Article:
Ever since he can remember, Lucas Bolster has been interested in cars. After a personal stroke of fate, he realized what he actually wants to do: improving the safety of cars. Today the 28-year-old engineer works at Mercedes-Benz Research & Development North America. In the interview he told us about his job and why he believes safety and sustainability belong together.
Lucas, Long Beach in California is probably a dream workplace for many colleagues. What do you need to bring along to work in your team?
Yes, it is a pretty awesome and unique place to get to work! Our "Mini-Sindelfingen" is located in an industrial area and is for example only ten minutes away from the beach. But my job itself is also great. (laughs) As a team we learn a lot and quickly from each other. I think the most important traits are to be passionate about the goals of our work and to be flexible to constantly changing tasks and schedules.
You work in “ADAS/AD Testing”. It sounds like cryptography to me. What does it stand for?
My primarily job is doing on-road testing for Advanced Driver Assistance Systems (ADAS), for example the Active Distance Assist DISTRONIC or the Active Brake Assist, and for our upcoming Automated Driving System (AD), DRIVE PILOT. Our team is focused on delivering the safest and most comfortable experience for customers. So, we’re frequently on the road gathering unique situations and testing our systems against them.
What does your working day look like?
Our team is comparably small. It consists of six colleagues, so we do a little bit of everything. One day it might be doing test drives around Los Angeles, the next might be talking to regulators in Washington D.C. or Sacramento.
What, do you think, does your work mean for the Daimler Group worldwide?
To me, driver assistance and automated driving is all about trust. We are working to earn the trust of our stakeholders, the public, our customers, and regulators, so that we can deploy life-saving innovations in an effective way. In today’s global society, this impacts people all around the globe.
40 years ago, we pioneered digital assistance systems with the anti-lock braking system (ABS). How do we maintain this pioneering spirit?
We earned our position and reputation not just because we were first, but because when we were first it was right. While delivering lifesaving developments as quickly as possible is what our customers expect and will have a great impact on their safety, these systems must be robust and trustable. We cannot prioritize being first over being ready.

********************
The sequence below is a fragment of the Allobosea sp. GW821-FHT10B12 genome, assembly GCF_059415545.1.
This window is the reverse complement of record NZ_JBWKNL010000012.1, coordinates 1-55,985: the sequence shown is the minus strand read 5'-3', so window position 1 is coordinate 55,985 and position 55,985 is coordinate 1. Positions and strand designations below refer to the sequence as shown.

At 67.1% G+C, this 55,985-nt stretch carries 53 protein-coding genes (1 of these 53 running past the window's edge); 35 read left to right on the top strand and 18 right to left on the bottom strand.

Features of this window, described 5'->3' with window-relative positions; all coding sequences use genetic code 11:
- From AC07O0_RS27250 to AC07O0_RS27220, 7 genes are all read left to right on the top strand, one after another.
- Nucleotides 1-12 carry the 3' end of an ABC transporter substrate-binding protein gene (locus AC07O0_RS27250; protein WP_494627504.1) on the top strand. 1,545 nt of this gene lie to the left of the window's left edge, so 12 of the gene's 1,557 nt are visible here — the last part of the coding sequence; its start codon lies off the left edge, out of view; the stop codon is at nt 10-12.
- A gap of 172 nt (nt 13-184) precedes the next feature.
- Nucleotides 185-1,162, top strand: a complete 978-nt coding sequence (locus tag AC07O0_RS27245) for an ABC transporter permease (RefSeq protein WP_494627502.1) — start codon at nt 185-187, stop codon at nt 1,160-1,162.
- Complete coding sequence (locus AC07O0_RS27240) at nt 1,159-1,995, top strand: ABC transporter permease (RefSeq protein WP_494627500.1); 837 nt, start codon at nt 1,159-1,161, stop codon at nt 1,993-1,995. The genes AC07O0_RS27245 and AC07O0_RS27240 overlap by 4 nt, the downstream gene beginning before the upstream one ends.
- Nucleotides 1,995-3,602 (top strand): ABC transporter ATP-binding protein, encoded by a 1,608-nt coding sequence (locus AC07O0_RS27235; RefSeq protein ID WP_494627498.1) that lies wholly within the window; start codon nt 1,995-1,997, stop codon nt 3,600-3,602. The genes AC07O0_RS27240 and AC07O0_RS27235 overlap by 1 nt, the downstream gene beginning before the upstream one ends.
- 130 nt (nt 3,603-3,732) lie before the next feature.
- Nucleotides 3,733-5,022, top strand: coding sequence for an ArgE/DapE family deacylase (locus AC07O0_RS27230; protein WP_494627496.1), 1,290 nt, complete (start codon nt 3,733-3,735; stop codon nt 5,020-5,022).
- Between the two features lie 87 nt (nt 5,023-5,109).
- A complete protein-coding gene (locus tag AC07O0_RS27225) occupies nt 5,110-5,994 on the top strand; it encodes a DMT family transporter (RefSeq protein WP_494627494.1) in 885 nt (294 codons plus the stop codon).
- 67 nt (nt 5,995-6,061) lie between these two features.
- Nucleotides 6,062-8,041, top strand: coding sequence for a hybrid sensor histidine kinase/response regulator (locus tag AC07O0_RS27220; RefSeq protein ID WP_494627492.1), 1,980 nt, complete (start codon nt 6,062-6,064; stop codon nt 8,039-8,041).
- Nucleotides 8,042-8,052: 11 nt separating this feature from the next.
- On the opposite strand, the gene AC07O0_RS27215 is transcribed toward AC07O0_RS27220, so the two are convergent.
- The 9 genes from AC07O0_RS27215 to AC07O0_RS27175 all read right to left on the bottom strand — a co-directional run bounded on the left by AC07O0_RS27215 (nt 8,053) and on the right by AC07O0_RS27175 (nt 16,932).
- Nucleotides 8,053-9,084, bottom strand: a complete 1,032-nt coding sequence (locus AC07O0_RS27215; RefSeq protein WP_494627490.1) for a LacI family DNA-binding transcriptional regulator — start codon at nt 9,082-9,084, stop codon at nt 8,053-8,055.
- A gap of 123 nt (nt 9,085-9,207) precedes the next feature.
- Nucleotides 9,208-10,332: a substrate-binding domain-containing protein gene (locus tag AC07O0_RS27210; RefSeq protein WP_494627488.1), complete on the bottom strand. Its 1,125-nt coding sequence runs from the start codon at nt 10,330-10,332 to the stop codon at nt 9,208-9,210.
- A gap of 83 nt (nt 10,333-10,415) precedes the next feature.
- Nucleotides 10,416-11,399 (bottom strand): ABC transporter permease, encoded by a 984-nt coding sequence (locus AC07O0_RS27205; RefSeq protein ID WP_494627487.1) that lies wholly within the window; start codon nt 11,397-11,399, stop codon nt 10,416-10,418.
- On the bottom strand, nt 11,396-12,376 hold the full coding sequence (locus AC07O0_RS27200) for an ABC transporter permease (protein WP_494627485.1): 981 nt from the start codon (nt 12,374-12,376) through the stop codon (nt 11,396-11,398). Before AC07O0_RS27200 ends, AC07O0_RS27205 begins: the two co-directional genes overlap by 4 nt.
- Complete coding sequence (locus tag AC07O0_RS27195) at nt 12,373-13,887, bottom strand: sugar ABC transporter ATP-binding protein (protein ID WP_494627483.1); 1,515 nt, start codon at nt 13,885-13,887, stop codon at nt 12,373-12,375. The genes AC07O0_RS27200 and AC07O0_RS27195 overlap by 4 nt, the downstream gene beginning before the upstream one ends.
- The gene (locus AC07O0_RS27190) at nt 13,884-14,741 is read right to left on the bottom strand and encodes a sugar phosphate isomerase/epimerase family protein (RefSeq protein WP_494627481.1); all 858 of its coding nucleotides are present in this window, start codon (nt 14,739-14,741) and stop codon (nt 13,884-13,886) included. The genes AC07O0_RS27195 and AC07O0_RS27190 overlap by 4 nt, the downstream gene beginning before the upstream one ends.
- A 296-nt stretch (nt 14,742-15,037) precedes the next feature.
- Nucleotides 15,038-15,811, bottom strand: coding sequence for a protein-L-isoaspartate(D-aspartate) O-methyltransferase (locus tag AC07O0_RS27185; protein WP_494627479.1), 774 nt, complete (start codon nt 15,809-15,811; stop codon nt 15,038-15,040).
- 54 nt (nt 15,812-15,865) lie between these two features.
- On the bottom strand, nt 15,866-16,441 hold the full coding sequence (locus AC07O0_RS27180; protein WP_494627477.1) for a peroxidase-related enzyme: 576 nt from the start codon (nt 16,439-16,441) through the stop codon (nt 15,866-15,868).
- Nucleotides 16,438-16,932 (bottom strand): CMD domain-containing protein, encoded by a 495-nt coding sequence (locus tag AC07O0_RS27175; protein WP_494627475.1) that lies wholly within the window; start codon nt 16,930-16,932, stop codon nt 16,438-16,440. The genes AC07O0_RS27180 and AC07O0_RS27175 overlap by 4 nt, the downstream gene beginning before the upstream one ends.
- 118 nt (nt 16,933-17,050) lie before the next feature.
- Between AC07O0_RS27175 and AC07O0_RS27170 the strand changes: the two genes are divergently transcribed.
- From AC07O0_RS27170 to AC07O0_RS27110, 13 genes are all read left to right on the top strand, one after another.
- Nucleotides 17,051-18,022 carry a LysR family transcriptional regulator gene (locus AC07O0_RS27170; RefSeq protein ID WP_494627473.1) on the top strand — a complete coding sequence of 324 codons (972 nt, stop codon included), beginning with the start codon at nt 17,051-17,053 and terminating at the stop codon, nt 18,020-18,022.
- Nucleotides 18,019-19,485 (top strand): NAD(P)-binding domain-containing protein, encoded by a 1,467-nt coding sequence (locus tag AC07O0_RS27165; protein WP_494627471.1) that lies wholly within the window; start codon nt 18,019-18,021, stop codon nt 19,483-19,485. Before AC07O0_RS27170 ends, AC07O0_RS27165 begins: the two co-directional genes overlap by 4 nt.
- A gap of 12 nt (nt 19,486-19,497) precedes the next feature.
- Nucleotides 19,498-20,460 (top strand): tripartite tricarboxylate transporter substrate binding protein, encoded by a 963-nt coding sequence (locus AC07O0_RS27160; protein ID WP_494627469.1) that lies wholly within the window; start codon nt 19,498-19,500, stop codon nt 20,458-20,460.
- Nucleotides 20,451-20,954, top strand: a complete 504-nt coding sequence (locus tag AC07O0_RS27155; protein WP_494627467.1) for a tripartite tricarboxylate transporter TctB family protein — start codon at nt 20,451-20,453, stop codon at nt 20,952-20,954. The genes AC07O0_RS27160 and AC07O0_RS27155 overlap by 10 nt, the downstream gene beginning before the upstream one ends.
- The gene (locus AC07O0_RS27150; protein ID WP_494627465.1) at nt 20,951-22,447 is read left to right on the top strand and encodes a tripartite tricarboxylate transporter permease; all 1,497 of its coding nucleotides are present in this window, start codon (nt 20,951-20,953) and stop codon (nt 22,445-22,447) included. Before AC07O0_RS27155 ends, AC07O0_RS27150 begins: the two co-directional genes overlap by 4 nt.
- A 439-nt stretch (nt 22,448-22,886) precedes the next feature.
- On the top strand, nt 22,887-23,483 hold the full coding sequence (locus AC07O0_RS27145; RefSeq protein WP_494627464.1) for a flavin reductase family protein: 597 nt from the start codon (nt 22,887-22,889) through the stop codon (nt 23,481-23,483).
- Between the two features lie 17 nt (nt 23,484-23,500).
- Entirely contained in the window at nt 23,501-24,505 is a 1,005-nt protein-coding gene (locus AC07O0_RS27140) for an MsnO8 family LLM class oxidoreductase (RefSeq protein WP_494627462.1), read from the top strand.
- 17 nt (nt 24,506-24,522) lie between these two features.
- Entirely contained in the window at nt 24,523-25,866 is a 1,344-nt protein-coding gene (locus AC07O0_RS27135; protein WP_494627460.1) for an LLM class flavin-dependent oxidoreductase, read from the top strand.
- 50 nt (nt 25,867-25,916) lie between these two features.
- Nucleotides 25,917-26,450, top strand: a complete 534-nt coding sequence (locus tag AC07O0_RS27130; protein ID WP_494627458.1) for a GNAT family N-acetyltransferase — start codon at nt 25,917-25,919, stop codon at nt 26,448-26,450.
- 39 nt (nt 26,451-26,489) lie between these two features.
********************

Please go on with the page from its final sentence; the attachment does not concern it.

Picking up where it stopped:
What motivates you about your job?
I have always loved cars through and through. In college, while I was working on our Formula SAE car (an international construction competition), my grandma was hit and killed in her car while she was driving home from the hairdresser. This moment was a huge wake-up call for me. I realized where I needed to direct my energy and time. I still love cars, but I recognize the need to make them more sustainable and responsible partners on the road. Since I started at Mercedes-Benz, we have released several industry-first safety features, two of which, Active Brake Assist with Cross-Traffic and Pre-Safe Side, may have been enough to save my Grandma’s life. I am happy to have been a part of their development so that our customers and other road users are that much safer on the road.
I trust our assistance systems completely because...
"...first, they constantly express their capability to you, that you know in which situations you can trust them. For all my colleagues and me, safety comes first and we take responsibility in every single step of the process."
If I had to choose between e-bike and e-car, I would take the…
"...e-car. This decision is such a hard one, because I am a big cyclist."
The mindset in America is...
"...getting things done."
When you think of "sustainability", the environment and climate come to mind first. Why does your job also contribute to sustainability?
To me sustainability at its root is about longevity. While cars are amazing and beloved objects to many, they certainly have their downsides. As developers, I consider it our responsibility to address those.
At this moment, the automobile’s future is challenged by its environmental impact from production and operation, its space consumption, et cetera. But also by safety reasons. In the U.S., we have seen an overall increase in road fatalities over the last five years. We cannot ignore this. Driving safety improvements for those inside and around our cars is our responsibility. Only safe cars are sustainable cars. Therefore, my colleagues and I are constantly working on making the roads safer for everyone. Doing so, we focus on our integral safety strategy which considers every part of road safety.